d) What is their experience in the area of LASIK?
e) Are they academic? Do they perform research? Do they present their data at international meetings?
f) Do they Audit their outcomes?
If so what are their complication rates and what are their outcomes like. This is how you will know what your likely outcome will be.
g) What is their enhancement rate (touch-up) rate?
4) THE EVALUATION PROCESS
Ideally the operating surgeon should be the one to fully evaluate you prior to your operation. They should counsel you, provide you with a consent form that you can take home and read for at least 24 hours before surgery. Practically in many centers the evaluation process is conducted by optometrists or ophthalmologists as part of the team. The process should include the following:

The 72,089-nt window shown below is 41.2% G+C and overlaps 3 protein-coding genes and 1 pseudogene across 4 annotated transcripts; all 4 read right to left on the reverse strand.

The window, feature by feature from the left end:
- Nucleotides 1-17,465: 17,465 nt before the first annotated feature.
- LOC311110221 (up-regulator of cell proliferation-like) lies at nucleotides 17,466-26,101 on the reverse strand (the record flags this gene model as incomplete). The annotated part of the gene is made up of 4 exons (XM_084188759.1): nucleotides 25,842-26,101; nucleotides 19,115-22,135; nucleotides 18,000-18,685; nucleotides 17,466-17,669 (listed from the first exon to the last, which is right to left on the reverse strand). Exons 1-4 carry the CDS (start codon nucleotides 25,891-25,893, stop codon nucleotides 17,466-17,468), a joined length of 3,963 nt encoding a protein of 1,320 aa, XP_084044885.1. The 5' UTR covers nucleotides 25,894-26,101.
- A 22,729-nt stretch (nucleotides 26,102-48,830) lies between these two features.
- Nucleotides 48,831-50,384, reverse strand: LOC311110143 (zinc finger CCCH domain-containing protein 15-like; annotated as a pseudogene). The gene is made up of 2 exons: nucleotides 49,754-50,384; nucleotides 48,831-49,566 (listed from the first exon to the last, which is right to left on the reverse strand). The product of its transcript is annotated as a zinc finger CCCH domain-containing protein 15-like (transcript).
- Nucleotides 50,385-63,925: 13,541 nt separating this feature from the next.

1). Vision Testing
2). Refraction – testing the eyes to know the correction required
3). Corneal Topography – ideally using a 3-D system that evaluates the back surface as well. The only system available that does this presently is the Orbscan (Bausch & Lomb). This is to ensure the condition “posterior keratoconus” does not exist.
4). Pupil size estimation in dim/dark light
5). Corneal thickness evaluation (Pachymetry)
6). Slit Lamp Evaluation
7). Intraocular pressure
8).A dilated fundus examination to evaluate your retinas and optic nerves at the back of your eyes.
You may not see your surgeon until the day of surgery, but make sure that the surgeon plans to examine you before the procedure. There are conditions in the eye that can be picked up by a trained ophthalmologist that may have been missed.